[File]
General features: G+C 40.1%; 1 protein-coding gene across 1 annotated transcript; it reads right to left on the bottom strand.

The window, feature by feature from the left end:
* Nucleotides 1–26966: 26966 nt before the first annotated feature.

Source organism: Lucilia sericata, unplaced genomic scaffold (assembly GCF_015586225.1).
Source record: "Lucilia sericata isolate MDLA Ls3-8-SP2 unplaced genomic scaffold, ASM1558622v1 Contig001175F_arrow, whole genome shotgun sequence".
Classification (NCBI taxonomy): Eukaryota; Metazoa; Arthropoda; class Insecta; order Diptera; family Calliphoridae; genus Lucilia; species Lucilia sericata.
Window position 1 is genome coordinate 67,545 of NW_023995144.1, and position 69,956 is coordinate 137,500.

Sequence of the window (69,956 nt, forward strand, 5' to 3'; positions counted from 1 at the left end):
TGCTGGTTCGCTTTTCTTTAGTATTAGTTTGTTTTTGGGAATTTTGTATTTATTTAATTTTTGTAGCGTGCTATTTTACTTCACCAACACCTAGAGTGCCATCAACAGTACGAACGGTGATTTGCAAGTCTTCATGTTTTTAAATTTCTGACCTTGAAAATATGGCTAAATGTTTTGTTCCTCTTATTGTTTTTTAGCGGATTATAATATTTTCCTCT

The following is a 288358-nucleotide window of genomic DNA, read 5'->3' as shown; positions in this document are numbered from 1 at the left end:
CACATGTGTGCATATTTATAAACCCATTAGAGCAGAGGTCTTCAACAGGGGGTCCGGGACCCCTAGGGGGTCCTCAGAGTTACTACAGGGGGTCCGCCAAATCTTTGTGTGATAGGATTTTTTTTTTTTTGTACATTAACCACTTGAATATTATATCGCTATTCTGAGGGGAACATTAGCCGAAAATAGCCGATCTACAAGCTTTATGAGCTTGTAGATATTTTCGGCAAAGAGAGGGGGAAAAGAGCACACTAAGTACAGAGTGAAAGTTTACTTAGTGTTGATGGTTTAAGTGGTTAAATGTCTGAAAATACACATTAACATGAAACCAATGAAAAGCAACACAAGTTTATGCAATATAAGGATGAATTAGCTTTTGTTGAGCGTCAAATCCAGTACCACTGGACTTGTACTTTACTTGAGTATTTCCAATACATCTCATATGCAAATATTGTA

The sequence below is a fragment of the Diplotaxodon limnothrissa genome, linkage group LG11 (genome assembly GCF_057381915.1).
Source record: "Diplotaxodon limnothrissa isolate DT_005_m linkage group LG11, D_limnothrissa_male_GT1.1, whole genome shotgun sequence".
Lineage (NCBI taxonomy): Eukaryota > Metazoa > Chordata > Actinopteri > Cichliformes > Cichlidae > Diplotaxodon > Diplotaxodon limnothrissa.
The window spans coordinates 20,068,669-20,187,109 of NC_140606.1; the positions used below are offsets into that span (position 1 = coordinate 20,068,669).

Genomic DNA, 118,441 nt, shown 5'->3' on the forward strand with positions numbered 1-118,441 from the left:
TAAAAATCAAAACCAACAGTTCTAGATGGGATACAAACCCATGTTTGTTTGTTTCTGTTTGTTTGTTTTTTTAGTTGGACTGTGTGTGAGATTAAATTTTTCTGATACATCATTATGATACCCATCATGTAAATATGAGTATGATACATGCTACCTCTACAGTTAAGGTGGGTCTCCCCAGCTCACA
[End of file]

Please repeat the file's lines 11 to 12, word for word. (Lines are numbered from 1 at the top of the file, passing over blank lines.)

CACATGTGTGCATATTTATAAACCCATTAGAGCAGAGGTCTTCAACAGGGGGTCCGGGACCCCTAGGGGGTCCTCAGAGTTACTACAGGGGGTCCGCCAAATCTTTGTGTGATAGGATTTTTTTTTTTTTGTACATTAACCACTTGAATATTATATCGCTATTCTGAGGGGAACATTAGCCGAAAATAGCCGATCTACAAGCTTTATGAGCTTGTAGATATTTTCGGCAAAGAGAGGGGGAAAAGAGCACACTAAGTACAGAGTGAAAGTTTACTTAGTGTTGATGGTTTAAGTGGTTAAATGTCTGAAAATACACATTAACATGAAACCAATGAAAAGCAACACAAGTTTATGCAATATAAGGATGAATTAGCTTTTGTTGAGCGTCAAATCCAGTACCACTGGACTTGTACTTTACTTGAGTATTTCCAATACATCTCATATGCAAATATTGTA

The sequence below is a fragment of the Diplotaxodon limnothrissa genome, linkage group LG11 (genome assembly GCF_057381915.1).